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16th of November 2018


Washington’s timing just right to overcome adversity


LANDOVER — Now comes the real test for Washington. This upcoming week will challenge players to dig deep and search their souls. They’ll have to look in the mirror, stare themselves in the eye, and prove that their manhood is sufficient to handle what lies ahead.

For most teams, overcoming adversity means conquering troublesome circumstances and bouncing back after heartbreaking defeats.

But in Washington, overcoming adversity means riding out good times and preventing victories from bringing you down.

The Carolina Panthers didn’t know this, but they came to town at the worst possible moment, with the home team reeling from an embarrassing defeat. Cam Newton & Co. might’ve thought Washington would be easy pickings after it was shredded by New Orleans.

Wrong. The Panthers left on the wrong side of 23-17, stopped 16 yards shy of the end zone with seconds left in the game. Washington’s defense returned to form after the Monday Night Football debacle, and the offense did just enough while compensating for three missing starters.

Guessing which team would show up against Carolina was never much of a challenge. Unfortunately, Washington’s pattern suggests that same unit will be AWOL next week.

If only this team handled victory as well as it handles defeat, especially an epic loss on a short week. The quick turnaround left no time to sulk.

“Maybe that helped us get it out of the way,” linebacker Mason Foster said after Washington recorded three takeaways and held the NFL’s top attack to 81 yards on the ground.

On the Panthers’ opening drive, halfback Christian McCaffrey gained a total of 17 yards on his first two carries. He ended the game with 20 yards rushing. Newton threw for 174 of his 275 passing yards in the fourth quarter as Carolina mounted a comeback. But Washington stiffened and forced three consecutive incompletions to seal the victory.

“We started the game with the defense on the field and we finished the game with the defense on the field, and that’s what you want,” cornerback Josh Norman said after capping his adventuresome week with an interception and a forced fumble. “To be able to come here and hold this prolific offense to 17 points? You can’t ask for anything better from a defensive standpoint.”

Much better was asked from everyone on that side, especially Norman. The interception was his first since 2016. He was in the center of a huge communication breakdown that resulted in an easy touchdown for New Orleans and led to his benching as the second half began.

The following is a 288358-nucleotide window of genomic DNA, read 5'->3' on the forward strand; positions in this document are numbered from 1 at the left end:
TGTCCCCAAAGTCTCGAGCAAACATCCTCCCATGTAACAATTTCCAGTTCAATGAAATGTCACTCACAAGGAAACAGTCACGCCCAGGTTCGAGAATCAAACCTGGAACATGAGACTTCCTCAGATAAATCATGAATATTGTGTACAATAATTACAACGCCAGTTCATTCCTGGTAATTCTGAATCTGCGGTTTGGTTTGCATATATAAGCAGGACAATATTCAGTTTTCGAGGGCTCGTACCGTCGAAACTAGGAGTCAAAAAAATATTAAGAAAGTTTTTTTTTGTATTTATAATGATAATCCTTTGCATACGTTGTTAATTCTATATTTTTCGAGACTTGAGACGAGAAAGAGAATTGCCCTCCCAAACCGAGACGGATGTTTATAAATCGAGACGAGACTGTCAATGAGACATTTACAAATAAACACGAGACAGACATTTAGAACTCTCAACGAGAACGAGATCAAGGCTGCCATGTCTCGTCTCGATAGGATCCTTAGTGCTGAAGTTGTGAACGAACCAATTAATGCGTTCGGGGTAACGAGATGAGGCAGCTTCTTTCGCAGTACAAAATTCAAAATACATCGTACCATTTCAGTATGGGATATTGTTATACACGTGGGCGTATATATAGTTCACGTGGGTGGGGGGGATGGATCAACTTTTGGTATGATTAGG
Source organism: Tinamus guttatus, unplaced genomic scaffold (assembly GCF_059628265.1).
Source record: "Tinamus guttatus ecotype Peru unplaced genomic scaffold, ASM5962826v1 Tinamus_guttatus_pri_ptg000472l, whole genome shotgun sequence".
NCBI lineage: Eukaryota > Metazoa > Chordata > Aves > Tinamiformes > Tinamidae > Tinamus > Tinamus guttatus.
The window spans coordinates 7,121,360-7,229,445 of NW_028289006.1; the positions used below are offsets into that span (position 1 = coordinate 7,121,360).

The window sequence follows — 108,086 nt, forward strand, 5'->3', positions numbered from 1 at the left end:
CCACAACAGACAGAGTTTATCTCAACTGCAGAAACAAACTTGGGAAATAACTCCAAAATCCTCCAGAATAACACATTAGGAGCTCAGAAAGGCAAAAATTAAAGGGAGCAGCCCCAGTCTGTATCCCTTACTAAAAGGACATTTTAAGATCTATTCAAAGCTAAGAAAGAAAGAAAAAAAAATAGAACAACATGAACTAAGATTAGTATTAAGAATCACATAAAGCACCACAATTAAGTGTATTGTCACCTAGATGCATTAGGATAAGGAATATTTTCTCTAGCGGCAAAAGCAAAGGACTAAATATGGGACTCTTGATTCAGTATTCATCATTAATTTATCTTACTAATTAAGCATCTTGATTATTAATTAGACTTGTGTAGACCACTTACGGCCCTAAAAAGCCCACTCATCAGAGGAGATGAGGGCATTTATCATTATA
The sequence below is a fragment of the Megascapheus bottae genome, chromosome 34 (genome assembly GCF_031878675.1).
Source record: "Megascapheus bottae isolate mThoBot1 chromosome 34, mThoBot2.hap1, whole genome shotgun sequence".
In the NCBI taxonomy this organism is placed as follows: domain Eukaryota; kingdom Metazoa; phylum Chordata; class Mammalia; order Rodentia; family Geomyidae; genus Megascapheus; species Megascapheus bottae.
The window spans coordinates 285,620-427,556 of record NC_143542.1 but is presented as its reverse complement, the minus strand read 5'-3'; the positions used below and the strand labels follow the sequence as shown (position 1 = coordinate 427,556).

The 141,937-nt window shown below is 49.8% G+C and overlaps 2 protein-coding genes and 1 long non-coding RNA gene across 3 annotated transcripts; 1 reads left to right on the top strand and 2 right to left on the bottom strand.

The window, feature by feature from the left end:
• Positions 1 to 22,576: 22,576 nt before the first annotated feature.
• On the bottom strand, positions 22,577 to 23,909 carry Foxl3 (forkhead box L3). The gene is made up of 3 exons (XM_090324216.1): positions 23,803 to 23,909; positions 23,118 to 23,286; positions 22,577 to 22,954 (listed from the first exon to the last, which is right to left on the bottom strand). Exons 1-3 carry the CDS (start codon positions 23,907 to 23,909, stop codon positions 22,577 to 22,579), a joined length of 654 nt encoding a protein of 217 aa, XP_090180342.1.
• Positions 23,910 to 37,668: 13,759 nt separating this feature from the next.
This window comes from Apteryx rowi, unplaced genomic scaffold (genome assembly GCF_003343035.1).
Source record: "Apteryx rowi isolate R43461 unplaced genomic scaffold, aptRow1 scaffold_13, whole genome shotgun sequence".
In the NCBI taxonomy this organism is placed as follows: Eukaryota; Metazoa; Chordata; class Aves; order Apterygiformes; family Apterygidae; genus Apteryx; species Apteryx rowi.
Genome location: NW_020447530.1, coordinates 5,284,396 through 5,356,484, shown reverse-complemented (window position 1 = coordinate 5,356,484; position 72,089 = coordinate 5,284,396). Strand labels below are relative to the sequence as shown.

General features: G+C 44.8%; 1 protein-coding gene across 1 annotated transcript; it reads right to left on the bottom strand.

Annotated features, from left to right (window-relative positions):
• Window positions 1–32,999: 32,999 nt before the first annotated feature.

At least one former teammate and many fans suggested he’s all bark and no bite, with talent hardly matching his paycheck.

“This week was the weirdest thing ever,” Norman said. “It’s like I’m playing cornerback versus everybody, not just the opposing team.”

Resounding criticism after the bludgeoning in the Big Easy had a galvanizing effect. The defensive backs huddled up to work out their snafus. Linebacker Zach Brown said his position mates made a concerted effort to communicate better, too.

Washington’s strengths through a quarter of the season appeared to be a stout defense and Adrian Peterson. But both sides of that equation looked a little suspect against New Orleans.

“After a loss like that, guys want to make sure it’s not (on) them,” wideout Paul Richardson said. “We’re all in it, though. If one of us looks good, we all look good.”

They didn’t look bad Sunday. But it seems like ugly losses are the only way to get their attention. The theme in the postgame locker room focused on Washington’s nagging lack of consistency and the team’s need to end it.

“Our biggest challenge will be seeing how we respond after this game,” said Washington left tackle Trent Williams, who did his best Adrian Peterson impression after catching the ball and rushing for 8 yards on a fourth-quarter strip-sack. “We gotta cut this ‘win one, lose one’ streak.”

The timing couldn’t be better as the season’s first division game looms. Unexpectedly atop the NFC East, Washington has a chance to create a little distance against a despised rival. Dallas will be flying high, though, after its best performance of the year, a 40-7 blowout against Jacksonville.

Washington will be feeling good, too. That doesn’t necessarily bode well. Maybe the home team can act like Sunday resulted in another loss.

Victories have represented way too much adversity.

• Deron Snyder writes his award-winning column for The Washington Times on Tuesdays and Thursdays. Follow him on Twitter @DeronSnyder.

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